Ordinary Days By Lauren Denton: My, how things have changed


I was at the grocery store the other day with Kate, and as I loaded my groceries onto the belt, she picked up a TV Guide magazine and started leafing through it. After a while I heard her say, “What is this? I turned and saw the still familiar prime-time evening TV program – all those lines and boxes that so many of us grew up with. She ran her finger over the black and white print. “Why would anyone use this?” “

Now a word of caution – we hardly ever watch actual TV anymore. We’re pretty much a Netflix / Hulu / Amazon Prime family. I explained that before they had all of these streaming services, people used TV Guide to find out what would be on TV and when. Then I told him about the guide chain from a long time ago where you had to sit and wait while the programs slowly scrolled across the screen. If you missed the channel you were looking for, you had to wait for it to scroll again.

“It sounds terrible,” she said. “I can’t believe that was how television was. “

This conversation made me think about the difference between my childhood and his, both young and old. The big ways, of course, are monumental – the constant connectivity of cellphones, smartwatches, and WiFi. The whole world – good and bad – at your fingertips thanks to the Internet.

Other paths are smaller but no less poignant. Nowadays, we learn new or popular music through Amazon Music, Spotify, Instagram or YouTube. But I have distinct memories of wanting to return to my parents’ car on the Sunday after church so that I can hear the end of Casey Kasem’s American Top 40 countdown on the way home. Other than maybe seeing a band on a special episode of Full House or Fresh Prince of Bel-Air, the radio was where we learned new music. TV commercials – that quick three minutes in the middle of an episode – were when we ran to the bathroom or grab a snack or make a quick phone call. Now we can easily watch one, two, three full episodes without missing a minute. If we need a snack, we just hit pause and then do what we need to do.

Kate will sometimes ask if she can use my phone to call or FaceTime one of her friends. The last time she asked me, she expected me to say no, but I was actually glad she wanted it. Later I told him how I used to chat with my friends not with text messages, but by talking, using verbal words, telling stories about who liked whom and who had problems for wearing oversized earrings that day to school. I even told him that once a friend and I watched a whole episode of The Simpsons on the phone. Liza and I would sometimes talk about what was going on on the show, but most of the time we would look and laugh in the same places. Kate thought it was weird, but I hope she figured out what I was trying to say about verbal communication and how having real conversations can be a good replacement for just sending words and emojis around. both ways. (Although I like a good, well-placed emoji).

It’s impossible to say that everything was better “then” when things were slower and simpler, because, well, things were slow and simple. I wouldn’t trade Google Maps, my weather radar (remember having to wait for Local on the Weather Channel 8?), Or the ability to send quick texts when I don’t need (or want) to have an entire conversation. But at the same time, it seems impossible to say that everything is better now. The ability to be constantly connected brings additional expectations, responsibilities, and an inability to stay focused on one thing longer than it takes to load a new page.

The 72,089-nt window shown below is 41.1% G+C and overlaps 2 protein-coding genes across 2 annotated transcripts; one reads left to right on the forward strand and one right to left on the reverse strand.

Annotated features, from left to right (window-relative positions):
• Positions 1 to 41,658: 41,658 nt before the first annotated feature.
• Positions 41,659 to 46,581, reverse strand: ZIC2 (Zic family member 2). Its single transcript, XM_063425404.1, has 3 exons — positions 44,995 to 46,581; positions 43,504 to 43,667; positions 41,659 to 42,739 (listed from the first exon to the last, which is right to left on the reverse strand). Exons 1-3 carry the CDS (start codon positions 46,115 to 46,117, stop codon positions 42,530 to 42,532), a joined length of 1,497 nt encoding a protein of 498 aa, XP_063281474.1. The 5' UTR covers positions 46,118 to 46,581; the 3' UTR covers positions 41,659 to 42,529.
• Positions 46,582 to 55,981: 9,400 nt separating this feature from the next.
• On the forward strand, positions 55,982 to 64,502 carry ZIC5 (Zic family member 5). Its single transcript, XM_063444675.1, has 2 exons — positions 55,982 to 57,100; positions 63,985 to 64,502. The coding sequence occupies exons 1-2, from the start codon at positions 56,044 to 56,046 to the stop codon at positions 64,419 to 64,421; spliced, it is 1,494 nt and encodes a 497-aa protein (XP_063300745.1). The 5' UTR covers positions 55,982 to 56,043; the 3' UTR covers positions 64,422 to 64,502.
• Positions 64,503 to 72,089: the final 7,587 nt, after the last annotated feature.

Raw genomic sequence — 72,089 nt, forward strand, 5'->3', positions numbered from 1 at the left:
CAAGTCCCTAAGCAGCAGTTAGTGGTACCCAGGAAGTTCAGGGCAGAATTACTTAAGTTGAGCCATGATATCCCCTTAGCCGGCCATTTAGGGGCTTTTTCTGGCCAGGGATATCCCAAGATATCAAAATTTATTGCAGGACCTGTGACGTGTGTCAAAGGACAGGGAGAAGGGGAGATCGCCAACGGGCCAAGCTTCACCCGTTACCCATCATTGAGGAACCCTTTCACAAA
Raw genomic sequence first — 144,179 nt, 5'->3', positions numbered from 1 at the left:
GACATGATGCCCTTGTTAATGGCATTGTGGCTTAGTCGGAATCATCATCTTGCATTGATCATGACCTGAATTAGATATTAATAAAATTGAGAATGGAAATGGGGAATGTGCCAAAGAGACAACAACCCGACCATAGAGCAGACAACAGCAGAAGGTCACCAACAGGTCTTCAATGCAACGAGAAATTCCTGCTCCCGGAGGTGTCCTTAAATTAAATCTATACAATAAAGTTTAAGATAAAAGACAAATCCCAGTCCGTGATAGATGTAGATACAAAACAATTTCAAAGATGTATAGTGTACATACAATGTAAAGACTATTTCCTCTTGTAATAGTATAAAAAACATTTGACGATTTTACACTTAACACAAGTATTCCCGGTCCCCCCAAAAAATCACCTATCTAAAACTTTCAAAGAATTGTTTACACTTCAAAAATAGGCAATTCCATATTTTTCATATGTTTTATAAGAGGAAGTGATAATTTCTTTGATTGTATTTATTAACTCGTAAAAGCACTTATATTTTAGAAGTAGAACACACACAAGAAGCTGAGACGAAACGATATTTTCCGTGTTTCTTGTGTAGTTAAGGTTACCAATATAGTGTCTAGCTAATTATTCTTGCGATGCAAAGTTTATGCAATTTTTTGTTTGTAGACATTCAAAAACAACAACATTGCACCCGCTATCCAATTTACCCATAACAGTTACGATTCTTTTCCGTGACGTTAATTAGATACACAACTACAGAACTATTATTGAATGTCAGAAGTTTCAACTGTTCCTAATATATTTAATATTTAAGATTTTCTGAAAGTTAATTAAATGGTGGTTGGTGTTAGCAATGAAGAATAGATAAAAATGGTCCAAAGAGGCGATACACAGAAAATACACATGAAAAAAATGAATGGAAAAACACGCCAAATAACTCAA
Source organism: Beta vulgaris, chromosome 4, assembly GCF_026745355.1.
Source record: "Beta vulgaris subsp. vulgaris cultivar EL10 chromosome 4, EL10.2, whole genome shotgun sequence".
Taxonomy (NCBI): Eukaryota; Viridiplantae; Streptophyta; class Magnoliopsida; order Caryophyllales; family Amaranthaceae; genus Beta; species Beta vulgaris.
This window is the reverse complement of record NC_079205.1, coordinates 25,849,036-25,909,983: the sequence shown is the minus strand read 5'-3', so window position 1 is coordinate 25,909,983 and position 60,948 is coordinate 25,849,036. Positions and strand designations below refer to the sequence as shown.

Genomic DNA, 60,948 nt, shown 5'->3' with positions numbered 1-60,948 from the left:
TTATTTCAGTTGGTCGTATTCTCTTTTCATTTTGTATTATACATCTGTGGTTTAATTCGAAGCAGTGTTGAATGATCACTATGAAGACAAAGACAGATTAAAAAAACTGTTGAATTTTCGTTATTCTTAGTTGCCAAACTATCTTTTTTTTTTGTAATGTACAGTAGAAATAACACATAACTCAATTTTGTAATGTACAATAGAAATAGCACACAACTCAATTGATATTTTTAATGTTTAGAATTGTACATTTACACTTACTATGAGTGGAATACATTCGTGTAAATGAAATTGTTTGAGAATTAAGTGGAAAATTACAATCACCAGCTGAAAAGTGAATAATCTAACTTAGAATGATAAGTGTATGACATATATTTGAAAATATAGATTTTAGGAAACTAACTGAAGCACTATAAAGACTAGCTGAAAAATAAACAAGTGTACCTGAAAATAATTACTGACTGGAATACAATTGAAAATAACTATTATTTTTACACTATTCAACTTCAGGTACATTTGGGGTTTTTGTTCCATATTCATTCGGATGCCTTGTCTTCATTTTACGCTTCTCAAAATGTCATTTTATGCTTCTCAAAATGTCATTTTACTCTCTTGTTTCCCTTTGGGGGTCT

Would I choose the slow scrolling TV Guide channel out of the 1000 options of all of our streaming services? Probably not. Would I return to the three-minute run to the bathroom or pantry during a commercial break on that handy “pause” button? Nope. Would I rather receive a friend’s news directly from that friend than inhaling the news of 100 “friends” during a deep Facebook dive? Yes, with all my heart. Do I want my kids to experience the joys of having a two-hour all-and-nothing phone conversation, instead of just texting phrases and emojis? Once again, a big yes.

I’m sure every new generation of parents must learn to let go of their own childhood memories and accept that, yes, things have changed and, no, we probably won’t go back to the ‘good old days’. But these are also good days. Definitely more practical. I can’t expect my family (or I) to relish the idea of ​​running during commercial breaks or ditching Alexa, but I still want to make room for the good parts of those “good ol ‘guys. days “: plenty of time for off-screen activities, a much less cluttered brain, and the old-fashioned joy of a good phone conversation.

When I’m not writing about my family and our various shenanigans, I write novels and go to the grocery store. My novels are in store (locally at Little Professor and Alabama Booksmith) and online. You can email me at Lauren@LaurenKDenton.com, visit my website LaurenKDenton.com, or find me on Instagram @LaurenKDentonBooks or Facebook ~ LaurenKDentonAuthor.


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